Family LLC & Family LP Lawyer in Phoenix, Arizona

Family LLC & Family LLP

Family LLC or Family Limited Partnership?

Which Entity is Right for My Family?

Every family is different. There is no right choice for everyone. In fact, the best choice might be neither option. In order to make sure these entities will work for your situation, it’s best to seek expert legal advice.

On this page, our estate planning and business attorney explains what FLLCs and FLPs are, what they’re used for, and the pros and cons of each entity type.

What is a Family Limited Partnership (FLP) and How Does It Work?

An FLP is a choice of business organization. It differs from a “normal” limited partnership in that the ownership is restricted to family members via the partnership agreement. As such, no outsiders may hold an ownership interest in an FLP. In all other respects, it is governed no differently from a limited partnership. The FLP is made up of the general partner(s) and limited partners.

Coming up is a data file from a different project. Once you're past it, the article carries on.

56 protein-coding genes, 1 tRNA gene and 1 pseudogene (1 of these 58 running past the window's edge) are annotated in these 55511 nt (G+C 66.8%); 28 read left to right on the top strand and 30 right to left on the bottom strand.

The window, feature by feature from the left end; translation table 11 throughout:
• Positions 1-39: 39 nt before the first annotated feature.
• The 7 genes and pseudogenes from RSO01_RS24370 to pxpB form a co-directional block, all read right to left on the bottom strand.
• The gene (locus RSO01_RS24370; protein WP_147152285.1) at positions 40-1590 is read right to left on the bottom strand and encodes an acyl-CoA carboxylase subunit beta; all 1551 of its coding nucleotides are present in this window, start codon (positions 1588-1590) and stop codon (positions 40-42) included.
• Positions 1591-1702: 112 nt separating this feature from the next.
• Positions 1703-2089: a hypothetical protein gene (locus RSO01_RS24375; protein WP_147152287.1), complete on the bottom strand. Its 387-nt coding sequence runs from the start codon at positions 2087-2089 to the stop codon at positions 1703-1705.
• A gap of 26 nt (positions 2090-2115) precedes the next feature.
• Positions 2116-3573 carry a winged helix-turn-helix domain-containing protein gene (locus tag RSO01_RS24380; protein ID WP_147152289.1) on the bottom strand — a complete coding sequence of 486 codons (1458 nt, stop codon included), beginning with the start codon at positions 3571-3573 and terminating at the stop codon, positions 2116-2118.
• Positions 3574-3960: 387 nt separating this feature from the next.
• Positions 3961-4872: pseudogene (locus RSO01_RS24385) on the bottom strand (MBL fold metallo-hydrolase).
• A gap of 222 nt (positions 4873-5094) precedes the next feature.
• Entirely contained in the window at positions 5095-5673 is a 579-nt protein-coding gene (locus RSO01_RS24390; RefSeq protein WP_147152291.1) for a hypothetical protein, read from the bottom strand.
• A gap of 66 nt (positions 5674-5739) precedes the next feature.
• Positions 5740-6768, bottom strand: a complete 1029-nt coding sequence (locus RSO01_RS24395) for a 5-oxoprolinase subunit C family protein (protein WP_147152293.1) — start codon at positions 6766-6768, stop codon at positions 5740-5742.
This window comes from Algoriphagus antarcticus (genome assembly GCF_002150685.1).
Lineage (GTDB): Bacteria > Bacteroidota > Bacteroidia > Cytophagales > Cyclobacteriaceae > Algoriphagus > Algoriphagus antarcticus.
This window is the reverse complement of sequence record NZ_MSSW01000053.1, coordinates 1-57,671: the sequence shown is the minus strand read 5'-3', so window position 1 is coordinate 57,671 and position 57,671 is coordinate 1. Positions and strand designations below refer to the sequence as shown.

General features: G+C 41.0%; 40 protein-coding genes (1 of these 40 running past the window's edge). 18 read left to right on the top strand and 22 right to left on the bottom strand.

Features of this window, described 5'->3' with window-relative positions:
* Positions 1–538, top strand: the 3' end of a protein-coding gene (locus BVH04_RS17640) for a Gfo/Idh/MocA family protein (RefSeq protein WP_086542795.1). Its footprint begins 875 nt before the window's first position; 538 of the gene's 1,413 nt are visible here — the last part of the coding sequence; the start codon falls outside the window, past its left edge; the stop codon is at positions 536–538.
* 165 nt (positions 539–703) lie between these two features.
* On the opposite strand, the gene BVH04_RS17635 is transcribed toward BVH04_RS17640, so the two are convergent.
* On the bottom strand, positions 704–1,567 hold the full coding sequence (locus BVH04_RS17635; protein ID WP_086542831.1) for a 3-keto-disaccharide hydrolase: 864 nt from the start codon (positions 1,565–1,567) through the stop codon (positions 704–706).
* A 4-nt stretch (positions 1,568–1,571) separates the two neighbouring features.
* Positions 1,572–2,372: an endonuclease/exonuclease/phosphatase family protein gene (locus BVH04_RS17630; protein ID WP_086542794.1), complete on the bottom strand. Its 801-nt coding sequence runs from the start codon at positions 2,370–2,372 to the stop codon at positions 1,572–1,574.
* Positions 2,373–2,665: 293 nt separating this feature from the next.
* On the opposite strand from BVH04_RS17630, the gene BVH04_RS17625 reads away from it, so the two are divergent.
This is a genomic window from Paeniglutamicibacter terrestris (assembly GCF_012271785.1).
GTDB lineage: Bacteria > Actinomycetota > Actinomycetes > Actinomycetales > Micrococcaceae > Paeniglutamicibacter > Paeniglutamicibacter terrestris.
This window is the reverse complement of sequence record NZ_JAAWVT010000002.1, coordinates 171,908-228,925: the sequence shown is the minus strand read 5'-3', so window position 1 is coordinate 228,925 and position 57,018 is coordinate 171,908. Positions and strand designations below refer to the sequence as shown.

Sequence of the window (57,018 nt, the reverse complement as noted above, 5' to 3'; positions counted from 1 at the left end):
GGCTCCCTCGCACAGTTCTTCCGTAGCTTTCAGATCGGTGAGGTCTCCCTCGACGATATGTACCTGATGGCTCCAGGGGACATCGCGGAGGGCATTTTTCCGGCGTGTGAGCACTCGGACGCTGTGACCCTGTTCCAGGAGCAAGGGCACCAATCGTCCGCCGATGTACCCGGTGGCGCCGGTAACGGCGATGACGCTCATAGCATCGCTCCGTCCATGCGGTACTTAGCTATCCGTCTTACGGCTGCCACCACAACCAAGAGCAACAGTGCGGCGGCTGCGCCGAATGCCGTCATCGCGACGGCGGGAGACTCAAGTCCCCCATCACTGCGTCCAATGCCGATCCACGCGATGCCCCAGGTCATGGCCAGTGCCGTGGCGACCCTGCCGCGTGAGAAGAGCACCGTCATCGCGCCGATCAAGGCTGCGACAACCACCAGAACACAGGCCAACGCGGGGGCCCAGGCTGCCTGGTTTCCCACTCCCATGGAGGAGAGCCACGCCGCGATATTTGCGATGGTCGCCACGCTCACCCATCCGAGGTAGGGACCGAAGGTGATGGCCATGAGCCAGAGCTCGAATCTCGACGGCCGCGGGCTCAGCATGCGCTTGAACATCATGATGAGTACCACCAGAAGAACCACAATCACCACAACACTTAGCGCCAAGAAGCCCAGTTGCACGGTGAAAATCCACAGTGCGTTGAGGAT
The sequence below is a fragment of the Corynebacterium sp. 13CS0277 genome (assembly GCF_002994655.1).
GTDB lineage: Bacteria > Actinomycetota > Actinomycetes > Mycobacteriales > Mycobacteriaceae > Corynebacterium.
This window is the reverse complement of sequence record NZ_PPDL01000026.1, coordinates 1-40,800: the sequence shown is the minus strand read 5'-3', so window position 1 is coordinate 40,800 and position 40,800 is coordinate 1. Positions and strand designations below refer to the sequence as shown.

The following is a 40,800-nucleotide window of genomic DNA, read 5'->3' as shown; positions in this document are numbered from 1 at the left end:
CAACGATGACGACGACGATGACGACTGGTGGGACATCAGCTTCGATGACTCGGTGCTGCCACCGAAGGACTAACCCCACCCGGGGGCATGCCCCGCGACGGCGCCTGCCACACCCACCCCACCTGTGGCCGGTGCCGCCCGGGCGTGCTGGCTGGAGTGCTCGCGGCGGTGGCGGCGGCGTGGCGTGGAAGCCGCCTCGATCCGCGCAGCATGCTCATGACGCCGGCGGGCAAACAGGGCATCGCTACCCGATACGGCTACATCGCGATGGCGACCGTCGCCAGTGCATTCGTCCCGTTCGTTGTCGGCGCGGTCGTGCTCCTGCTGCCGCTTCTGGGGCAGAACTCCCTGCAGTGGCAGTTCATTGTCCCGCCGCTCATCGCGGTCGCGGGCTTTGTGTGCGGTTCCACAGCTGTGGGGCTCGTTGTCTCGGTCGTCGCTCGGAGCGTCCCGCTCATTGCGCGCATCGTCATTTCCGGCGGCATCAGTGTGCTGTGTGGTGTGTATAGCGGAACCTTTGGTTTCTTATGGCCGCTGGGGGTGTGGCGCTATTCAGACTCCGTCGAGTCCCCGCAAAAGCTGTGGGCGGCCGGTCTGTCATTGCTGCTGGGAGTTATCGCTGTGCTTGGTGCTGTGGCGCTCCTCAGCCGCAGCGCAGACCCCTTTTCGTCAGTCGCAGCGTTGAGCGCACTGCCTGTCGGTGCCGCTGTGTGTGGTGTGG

Who Controls the Family Limited Partnership (FLP)?

The Family Limited Partnership has two classes of ownership, general partners and limited partners. The general partners control the business and make all the decisions related to the business. The limited partners on the other hand have no part in the decision making process. Both partners own their respective percentages or shares of the business, but the limited partners do not have voting rights.

The general partner can be a single person, group of people, or a corporation formed to control the business. The limited partnership is advantageous in this structure because generally speaking, it is easier to run the business when you have a single person who makes the decisions rather than a committee.